Bryce Dallas Howard's reputation as a director continues to grow

Bryce Dallas Howard has had quite an extraordinary acting career apart from the "Jurassic World" films, including critically-acclaimed roles in Kenneth Branagh's "As You Like It," "50/50," and "Rocketman." But the actress has also made a name for herself behind the camera. In 2019, she made her feature directorial debut with the documentary "Dads," before turning her filmmaking sights to a galaxy far, far away.

Also in 2019, Howard directed an episode in the first season of "The Mandalorian," the first "Star Wars" series on Disney+. The actress continued to direct episodes for the second and third seasons of "The Mandalorian," as well as an episode of the spin-off series, "The Book of Boba Fett." For her work in the latter, "Star Wars" fans online demanded that the director be given the responsibility of helming a "Star Wars" feature film. When asked about the possibility in an interview with Gizmodo, Howard said "I think it would take someone asking me."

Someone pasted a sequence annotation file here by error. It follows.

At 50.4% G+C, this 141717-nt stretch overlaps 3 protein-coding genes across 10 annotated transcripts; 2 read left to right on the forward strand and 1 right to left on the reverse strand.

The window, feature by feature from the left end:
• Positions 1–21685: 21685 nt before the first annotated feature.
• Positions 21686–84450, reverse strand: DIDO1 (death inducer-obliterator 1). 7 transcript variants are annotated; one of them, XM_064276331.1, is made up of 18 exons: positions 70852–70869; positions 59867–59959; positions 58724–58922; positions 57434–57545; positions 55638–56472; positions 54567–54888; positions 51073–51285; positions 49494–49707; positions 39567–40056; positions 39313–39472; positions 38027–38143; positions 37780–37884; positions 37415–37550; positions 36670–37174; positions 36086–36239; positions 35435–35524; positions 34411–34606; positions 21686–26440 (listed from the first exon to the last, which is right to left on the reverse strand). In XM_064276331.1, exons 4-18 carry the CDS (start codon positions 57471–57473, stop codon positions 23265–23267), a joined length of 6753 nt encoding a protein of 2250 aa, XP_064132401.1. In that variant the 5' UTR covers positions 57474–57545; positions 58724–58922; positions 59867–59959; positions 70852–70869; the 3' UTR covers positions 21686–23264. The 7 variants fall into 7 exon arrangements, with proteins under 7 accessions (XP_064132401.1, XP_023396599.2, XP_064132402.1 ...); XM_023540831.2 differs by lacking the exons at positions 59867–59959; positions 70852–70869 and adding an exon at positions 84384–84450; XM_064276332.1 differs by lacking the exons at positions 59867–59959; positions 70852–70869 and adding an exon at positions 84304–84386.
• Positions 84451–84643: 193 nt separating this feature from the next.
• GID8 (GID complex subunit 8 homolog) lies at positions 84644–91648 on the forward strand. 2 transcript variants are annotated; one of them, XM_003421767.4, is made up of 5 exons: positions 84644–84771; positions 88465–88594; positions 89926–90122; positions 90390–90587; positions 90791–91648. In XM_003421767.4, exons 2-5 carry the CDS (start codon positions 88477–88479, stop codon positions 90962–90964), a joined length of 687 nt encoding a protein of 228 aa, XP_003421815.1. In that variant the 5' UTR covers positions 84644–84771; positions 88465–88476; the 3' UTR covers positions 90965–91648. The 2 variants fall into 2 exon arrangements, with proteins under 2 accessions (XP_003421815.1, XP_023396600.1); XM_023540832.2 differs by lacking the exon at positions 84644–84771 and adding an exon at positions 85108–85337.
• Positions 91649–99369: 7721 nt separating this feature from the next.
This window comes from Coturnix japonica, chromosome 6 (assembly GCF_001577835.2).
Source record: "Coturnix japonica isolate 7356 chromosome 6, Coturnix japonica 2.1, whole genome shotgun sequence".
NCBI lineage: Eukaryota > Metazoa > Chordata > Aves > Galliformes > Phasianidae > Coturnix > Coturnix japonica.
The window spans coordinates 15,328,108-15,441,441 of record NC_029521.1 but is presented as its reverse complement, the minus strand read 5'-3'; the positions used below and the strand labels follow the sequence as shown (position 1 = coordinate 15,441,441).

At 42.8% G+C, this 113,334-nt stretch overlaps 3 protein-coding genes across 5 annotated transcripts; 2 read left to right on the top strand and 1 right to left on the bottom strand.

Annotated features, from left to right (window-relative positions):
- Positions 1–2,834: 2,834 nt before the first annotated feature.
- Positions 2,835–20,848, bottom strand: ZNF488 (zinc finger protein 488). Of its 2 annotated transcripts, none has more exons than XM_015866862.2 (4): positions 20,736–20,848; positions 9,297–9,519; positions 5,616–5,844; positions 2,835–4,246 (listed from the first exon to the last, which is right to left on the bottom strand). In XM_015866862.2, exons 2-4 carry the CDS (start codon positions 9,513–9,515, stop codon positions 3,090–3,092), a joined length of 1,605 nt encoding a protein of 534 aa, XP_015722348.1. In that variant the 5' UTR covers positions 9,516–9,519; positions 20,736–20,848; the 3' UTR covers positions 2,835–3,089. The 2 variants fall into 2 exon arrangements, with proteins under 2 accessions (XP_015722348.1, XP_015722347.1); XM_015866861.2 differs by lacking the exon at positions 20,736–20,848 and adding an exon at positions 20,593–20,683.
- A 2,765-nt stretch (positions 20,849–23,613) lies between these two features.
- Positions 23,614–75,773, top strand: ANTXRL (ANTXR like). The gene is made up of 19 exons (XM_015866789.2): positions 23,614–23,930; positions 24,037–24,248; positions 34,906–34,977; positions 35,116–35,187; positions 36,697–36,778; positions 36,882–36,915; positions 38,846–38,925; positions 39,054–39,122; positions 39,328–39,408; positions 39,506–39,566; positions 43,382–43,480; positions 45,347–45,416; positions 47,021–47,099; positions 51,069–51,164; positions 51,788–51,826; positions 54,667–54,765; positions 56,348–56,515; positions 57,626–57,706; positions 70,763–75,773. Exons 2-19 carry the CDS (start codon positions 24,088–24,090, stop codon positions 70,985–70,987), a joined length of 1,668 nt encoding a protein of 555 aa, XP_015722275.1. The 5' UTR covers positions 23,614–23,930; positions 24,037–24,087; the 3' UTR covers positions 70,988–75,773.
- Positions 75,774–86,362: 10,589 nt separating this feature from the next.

Howard's next plans for directing are already on the docket: She is attached to direct a remake of "Flight of the Navigator," which will feature a female lead character and be released on Disney+. Although her acting career is far from over, many fans may be more eager to head to the theater for Bryce Dallas Howard, the director, rather than watch her in another "Jurassic World" film. 

Critics have few nice words for Jurassic World Dominion

As much as the creators of "Jurassic World Dominion" made it their mission to do justice to the franchise and its fans, the 2022 film underwhelmed audiences. In their review, Rolling Stone lambasted "Jurassic World Dominion" for how far the franchise had fallen since its Spielberg-led roots in 1993, writing, "It's not so much a movie as an extinction-level event for the franchise, one in which the last remaining bits of good will and investment in this particular intellectual property are snuffed out like so many unlucky Stegosaurses."